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Where Google Goes From Here

The New York Times published a very interesting discussion about Google and its effect on the Internet and the media. Attending the discussion were Ken Auletta, author of “Googled: The End of the World as We Know It” and Fred Wilson, a venture capitalist at Union Square Ventures and an early-stage investor in many Web companies, including Twitter. John Markoff, a reporter for The Times that has been writing about technology since 1976, was the moderator of the discussion.

Both Auletta and Wilson believe that the biggest potential threat to Google is coming from social networks like Facebook and Twitter. “Imagine you want to buy a camera. Would you rather have the advice of 20 friends whom you know and trust and who share their experience with cameras, or 20,000 or so links from a Google search?”, they explained.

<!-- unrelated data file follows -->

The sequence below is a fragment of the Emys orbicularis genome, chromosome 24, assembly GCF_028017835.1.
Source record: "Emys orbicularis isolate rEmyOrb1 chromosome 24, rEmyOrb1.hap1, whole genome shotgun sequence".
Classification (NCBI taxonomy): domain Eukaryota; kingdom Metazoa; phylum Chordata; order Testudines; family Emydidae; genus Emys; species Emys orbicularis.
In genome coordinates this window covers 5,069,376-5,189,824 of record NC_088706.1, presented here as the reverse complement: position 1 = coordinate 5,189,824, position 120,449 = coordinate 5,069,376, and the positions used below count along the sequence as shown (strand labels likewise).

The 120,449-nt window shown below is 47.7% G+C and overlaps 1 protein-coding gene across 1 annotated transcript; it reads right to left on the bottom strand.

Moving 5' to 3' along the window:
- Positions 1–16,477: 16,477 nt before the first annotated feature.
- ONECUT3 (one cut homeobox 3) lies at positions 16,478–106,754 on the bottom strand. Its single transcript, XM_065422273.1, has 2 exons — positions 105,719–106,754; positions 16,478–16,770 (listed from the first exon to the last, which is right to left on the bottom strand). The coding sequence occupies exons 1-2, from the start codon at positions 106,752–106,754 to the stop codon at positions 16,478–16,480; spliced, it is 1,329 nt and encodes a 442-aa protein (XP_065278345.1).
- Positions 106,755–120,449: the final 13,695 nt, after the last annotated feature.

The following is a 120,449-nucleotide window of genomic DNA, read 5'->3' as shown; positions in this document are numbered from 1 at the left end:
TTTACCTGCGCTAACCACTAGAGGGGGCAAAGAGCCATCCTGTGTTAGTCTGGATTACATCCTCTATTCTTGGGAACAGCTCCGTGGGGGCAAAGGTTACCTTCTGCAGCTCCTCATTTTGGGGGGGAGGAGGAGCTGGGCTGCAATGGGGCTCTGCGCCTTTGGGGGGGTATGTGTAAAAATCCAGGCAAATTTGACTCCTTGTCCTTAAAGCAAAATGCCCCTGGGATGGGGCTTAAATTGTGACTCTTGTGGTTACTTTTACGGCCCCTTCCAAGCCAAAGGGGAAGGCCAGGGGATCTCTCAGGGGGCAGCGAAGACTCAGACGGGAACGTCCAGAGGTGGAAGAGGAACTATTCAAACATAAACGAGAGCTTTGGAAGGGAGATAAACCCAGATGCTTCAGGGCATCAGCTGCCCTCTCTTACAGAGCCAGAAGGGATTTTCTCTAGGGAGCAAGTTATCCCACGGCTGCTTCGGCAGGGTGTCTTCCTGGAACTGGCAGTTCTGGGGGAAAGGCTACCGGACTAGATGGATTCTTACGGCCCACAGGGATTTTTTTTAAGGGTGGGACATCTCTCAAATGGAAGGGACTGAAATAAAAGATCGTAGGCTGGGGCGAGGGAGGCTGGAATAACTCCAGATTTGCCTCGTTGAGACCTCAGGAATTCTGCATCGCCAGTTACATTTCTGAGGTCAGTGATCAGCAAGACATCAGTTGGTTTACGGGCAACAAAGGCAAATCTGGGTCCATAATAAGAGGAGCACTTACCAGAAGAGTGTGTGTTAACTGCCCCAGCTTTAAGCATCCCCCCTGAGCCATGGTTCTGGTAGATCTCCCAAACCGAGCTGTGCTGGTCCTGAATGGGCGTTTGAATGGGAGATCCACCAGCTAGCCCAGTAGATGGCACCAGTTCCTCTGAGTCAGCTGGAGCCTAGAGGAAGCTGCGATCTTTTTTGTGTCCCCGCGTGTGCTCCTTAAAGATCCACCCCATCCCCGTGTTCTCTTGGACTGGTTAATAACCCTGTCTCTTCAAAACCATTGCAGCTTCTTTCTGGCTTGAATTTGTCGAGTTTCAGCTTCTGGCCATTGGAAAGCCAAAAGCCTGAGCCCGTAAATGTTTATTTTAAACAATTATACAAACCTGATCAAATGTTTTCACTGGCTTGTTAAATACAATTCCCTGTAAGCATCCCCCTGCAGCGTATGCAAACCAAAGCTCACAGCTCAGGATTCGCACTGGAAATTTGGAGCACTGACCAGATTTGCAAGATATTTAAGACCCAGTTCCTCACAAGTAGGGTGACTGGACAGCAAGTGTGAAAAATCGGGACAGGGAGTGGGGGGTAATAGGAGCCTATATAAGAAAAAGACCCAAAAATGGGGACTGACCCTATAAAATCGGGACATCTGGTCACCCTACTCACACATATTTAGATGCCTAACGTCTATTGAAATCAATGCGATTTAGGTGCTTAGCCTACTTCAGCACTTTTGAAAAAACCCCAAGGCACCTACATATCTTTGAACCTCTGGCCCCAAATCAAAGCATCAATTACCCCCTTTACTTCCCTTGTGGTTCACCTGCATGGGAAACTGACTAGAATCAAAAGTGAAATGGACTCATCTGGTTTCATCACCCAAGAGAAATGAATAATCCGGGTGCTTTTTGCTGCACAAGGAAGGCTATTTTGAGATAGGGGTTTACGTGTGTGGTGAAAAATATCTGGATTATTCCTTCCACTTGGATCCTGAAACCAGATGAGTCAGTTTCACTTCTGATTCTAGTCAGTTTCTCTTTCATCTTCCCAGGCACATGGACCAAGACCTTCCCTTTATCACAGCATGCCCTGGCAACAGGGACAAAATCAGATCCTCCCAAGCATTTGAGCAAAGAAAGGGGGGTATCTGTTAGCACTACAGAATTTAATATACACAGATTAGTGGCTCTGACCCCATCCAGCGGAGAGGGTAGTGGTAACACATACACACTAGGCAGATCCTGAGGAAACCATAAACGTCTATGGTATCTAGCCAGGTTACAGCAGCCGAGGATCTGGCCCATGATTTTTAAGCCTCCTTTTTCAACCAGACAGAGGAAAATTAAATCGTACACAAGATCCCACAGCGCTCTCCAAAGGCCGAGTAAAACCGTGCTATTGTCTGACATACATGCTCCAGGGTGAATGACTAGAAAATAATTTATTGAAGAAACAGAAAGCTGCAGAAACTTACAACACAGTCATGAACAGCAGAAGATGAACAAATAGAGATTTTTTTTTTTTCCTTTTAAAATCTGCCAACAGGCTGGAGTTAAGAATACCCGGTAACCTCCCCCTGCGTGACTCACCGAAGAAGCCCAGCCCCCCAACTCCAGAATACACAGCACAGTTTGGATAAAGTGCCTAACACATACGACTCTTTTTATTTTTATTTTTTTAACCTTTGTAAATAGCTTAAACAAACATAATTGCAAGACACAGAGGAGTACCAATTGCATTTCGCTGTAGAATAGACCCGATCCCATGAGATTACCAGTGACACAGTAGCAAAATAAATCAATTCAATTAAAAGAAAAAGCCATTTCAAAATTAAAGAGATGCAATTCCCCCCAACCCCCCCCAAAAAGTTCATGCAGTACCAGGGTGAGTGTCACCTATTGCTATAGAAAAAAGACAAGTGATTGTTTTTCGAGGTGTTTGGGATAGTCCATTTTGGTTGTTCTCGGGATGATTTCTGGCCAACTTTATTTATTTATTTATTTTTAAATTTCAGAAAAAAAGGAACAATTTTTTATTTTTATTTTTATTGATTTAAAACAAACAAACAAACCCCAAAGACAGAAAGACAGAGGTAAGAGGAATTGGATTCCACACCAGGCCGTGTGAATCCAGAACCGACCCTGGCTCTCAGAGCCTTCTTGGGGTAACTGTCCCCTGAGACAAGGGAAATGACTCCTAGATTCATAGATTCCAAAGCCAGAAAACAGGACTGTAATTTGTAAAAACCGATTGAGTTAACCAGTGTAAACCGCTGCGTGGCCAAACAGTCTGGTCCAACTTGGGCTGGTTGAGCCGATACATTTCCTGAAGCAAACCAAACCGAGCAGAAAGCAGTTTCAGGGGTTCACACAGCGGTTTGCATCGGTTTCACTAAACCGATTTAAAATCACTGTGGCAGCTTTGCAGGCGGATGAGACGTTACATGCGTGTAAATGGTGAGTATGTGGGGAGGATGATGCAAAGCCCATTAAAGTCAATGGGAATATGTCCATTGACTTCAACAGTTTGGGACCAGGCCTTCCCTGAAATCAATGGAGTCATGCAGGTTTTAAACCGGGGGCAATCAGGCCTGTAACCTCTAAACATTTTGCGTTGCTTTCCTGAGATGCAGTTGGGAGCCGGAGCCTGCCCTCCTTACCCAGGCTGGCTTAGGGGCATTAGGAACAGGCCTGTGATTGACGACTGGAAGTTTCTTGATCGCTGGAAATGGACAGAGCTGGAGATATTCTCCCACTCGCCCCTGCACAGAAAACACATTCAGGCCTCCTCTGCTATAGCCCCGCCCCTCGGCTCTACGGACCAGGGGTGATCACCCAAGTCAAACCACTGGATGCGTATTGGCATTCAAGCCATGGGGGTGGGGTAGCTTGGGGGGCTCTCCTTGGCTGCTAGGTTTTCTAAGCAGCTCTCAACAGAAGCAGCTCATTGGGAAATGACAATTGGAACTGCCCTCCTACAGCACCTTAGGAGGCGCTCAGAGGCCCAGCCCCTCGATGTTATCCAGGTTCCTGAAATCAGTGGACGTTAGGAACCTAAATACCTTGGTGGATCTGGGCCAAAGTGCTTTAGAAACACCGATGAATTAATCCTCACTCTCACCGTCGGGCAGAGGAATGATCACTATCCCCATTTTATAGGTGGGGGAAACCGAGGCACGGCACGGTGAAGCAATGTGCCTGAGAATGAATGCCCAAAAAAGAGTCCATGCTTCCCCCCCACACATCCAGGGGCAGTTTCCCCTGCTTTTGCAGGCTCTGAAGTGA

The mobile Web represents another new user behavior. The use of apps on mobile devices is becoming the dominant form of content discovery and usage on the mobile Web. Google is aware of these threats and is working to address them, but it is not the dominant technology provider in social media (Facebook) or mobile (Apple).

There is no doubt that Google has a near-monopoly over the current form of Internet search and is still a very powerful tool. However, technology moves very quickly and one decade’s dominant monopoly may be the next decade’s fading giant.